New treatments are emerging for Macular Degeneration. Researchers are developing treatments for macular degeneration that use both genetic and molecular agents that target the VEGF cascade of the disease. These new macular degenerations treatments come at a time when there are many studies taking place on the effectiveness and safety of the anti-VEGF drugs for such as Lucentis.
While at the Willis Eye Institute Alumni Conference, Jason S. Slakter, MD indicated that the drugs Lucentis, Macugen and the off-label drug Avastin have revolutionized the treatment of wet macular degeneration in the last several years. However, it was noted that these anti-VEGF drugs are not effective for all macular degeneration patients and Dr. Slakter indicated that new treatments for the eye disease were being developed.
Some of the macular degeneration treatments discussed included Sirolimus, a drug that targets mTOR, a protein that plays a role in promoting VEGF. This agent is in phase 2 clinical trials and shows promise as an effective treatment for this eye disease.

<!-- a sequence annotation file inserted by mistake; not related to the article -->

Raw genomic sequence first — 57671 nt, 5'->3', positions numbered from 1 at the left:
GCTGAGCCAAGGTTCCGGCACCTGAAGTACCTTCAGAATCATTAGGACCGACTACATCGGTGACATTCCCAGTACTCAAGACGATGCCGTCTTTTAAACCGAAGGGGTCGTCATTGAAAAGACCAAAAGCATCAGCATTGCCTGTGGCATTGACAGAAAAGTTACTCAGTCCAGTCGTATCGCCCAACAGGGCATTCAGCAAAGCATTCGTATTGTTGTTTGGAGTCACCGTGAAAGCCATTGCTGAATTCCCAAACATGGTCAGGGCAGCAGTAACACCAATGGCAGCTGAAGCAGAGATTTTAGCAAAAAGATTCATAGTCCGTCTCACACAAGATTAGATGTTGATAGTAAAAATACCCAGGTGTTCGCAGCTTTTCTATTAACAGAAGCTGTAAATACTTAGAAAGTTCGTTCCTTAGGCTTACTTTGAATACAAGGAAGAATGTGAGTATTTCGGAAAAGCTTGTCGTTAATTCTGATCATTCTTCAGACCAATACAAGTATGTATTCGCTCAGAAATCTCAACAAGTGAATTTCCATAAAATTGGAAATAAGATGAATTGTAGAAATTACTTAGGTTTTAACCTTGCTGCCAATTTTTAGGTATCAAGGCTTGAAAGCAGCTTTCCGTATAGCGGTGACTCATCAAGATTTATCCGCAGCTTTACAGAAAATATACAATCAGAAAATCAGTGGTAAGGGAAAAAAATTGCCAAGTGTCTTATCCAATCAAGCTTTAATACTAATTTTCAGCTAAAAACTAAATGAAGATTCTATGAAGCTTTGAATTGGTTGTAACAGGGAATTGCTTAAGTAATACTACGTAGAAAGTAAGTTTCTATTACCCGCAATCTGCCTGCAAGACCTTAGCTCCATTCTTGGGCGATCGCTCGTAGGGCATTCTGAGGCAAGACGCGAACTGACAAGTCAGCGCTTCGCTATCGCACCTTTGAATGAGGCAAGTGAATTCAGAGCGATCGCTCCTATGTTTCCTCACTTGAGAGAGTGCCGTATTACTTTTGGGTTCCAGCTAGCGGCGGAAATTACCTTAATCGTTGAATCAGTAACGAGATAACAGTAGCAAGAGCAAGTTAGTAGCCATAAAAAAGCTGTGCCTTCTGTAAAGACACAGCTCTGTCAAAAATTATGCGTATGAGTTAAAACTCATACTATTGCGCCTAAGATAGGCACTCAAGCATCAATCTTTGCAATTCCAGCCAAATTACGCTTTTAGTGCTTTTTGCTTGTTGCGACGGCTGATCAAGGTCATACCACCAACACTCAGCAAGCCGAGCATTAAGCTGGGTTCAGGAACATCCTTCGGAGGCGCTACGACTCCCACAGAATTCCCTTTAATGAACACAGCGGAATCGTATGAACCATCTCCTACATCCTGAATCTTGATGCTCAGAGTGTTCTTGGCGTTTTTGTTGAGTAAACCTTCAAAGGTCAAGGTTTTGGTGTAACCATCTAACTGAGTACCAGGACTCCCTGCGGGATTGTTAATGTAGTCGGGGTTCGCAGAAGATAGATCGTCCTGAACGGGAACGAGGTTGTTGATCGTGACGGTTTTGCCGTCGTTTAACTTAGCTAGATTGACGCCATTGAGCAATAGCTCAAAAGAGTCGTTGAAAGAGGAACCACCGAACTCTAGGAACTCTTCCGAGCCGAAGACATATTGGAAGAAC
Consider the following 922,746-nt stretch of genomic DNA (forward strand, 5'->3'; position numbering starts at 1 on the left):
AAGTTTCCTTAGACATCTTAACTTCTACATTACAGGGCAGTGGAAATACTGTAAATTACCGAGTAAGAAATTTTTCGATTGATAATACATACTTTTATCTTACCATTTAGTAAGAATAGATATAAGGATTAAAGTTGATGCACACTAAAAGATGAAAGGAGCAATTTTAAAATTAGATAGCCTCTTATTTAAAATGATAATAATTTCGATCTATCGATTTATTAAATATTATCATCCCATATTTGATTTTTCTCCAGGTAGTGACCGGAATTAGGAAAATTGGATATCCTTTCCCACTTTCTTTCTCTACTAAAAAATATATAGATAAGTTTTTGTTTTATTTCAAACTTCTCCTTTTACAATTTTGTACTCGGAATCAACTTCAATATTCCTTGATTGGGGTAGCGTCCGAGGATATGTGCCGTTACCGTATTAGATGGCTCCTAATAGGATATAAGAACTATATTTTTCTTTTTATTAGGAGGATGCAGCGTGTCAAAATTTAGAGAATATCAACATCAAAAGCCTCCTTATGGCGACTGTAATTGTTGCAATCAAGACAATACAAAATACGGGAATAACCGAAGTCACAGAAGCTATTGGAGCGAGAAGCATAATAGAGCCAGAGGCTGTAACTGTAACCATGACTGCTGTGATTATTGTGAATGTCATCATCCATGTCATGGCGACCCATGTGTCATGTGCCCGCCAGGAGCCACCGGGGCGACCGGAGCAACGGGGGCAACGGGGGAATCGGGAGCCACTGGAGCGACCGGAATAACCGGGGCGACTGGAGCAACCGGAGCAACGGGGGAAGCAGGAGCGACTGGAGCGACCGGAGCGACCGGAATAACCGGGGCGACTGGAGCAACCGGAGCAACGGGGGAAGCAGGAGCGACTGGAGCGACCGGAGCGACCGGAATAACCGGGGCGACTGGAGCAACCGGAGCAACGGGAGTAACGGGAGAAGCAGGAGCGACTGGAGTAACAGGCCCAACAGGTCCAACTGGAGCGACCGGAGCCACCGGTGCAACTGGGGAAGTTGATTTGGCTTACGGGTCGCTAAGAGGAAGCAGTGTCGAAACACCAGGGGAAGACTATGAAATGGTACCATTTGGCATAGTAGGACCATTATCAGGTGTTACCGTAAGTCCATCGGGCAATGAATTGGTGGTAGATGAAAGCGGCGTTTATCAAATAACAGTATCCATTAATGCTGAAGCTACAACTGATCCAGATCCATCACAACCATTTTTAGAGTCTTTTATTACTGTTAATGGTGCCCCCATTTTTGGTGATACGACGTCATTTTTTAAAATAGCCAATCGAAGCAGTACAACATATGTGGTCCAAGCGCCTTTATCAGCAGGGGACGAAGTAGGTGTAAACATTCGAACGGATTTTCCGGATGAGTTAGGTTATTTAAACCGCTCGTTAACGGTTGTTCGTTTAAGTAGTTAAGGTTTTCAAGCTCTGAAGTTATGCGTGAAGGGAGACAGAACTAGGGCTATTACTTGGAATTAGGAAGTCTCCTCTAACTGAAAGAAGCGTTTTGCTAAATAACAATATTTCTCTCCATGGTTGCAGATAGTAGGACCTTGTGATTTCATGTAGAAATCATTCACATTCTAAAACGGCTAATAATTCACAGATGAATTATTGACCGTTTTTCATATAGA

RTP801, a small interfering RNA molecule that supresses VEGF production is in phase 1 trials for intravitrial delivery.
VEGF Trap-Eye being developed by Bayer Healthcare and Regeneron is in phase 3 testing against the popular macular degeneration drug Lucentis. The VEGF Trap-Eye is a fusion protein that inhibits the VEGF molecule and has been shown to be effective in improving the visual acuity and in reducing choroidal neovascularization in macular degeneration patients.
The advancements in treatments are not limited to wet macular degeneration. There are emerging treatments as well for dry macular degeneration including an implant that produces and delivers ciliary neurotrophic fact, a neuroprotective agent. The early data from the phase 2 trial of geographic atrophy has shown favourable results according to Dr. Slakter.
With these many emerging macular degeneration treatments, patients can feel somewhat relieved that there are advancements occurring in treating this eye disease.